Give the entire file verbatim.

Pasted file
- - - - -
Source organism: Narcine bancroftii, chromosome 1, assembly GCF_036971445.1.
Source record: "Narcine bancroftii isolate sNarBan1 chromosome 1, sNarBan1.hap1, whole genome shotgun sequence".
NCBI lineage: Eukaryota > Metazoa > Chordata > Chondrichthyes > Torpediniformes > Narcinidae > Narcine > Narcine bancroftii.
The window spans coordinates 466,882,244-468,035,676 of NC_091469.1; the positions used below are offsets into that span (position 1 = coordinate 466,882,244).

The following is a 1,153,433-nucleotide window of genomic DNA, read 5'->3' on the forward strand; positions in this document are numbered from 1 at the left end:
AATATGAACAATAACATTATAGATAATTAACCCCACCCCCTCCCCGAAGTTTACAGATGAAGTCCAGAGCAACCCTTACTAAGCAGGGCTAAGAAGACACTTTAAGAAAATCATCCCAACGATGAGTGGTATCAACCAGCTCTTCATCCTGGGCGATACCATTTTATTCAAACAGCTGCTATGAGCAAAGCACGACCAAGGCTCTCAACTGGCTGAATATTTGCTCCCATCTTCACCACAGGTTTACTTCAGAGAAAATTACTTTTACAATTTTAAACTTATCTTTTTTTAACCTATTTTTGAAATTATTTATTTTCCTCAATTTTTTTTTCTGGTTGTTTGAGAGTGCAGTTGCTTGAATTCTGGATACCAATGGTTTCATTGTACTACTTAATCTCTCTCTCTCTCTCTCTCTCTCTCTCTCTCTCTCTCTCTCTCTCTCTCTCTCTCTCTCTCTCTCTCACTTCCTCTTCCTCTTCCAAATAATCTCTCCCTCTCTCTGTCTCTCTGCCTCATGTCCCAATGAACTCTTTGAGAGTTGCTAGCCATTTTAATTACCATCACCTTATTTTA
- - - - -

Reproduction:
Source organism: Narcine bancroftii, chromosome 1, assembly GCF_036971445.1.
Source record: "Narcine bancroftii isolate sNarBan1 chromosome 1, sNarBan1.hap1, whole genome shotgun sequence".
NCBI lineage: Eukaryota > Metazoa > Chordata > Chondrichthyes > Torpediniformes > Narcinidae > Narcine > Narcine bancroftii.
The window spans coordinates 466,882,244-468,035,676 of NC_091469.1; the positions used below are offsets into that span (position 1 = coordinate 466,882,244).

The following is a 1,153,433-nucleotide window of genomic DNA, read 5'->3' on the forward strand; positions in this document are numbered from 1 at the left end:
AATATGAACAATAACATTATAGATAATTAACCCCACCCCCTCCCCGAAGTTTACAGATGAAGTCCAGAGCAACCCTTACTAAGCAGGGCTAAGAAGACACTTTAAGAAAATCATCCCAACGATGAGTGGTATCAACCAGCTCTTCATCCTGGGCGATACCATTTTATTCAAACAGCTGCTATGAGCAAAGCACGACCAAGGCTCTCAACTGGCTGAATATTTGCTCCCATCTTCACCACAGGTTTACTTCAGAGAAAATTACTTTTACAATTTTAAACTTATCTTTTTTTAACCTATTTTTGAAATTATTTATTTTCCTCAATTTTTTTTTCTGGTTGTTTGAGAGTGCAGTTGCTTGAATTCTGGATACCAATGGTTTCATTGTACTACTTAATCTCTCTCTCTCTCTCTCTCTCTCTCTCTCTCTCTCTCTCTCTCTCTCTCTCTCTCTCTCTCTCTCTCACTTCCTCTTCCTCTTCCAAATAATCTCTCCCTCTCTCTGTCTCTCTGCCTCATGTCCCAATGAACTCTTTGAGAGTTGCTAGCCATTTTAATTACCATCACCTTATTTTA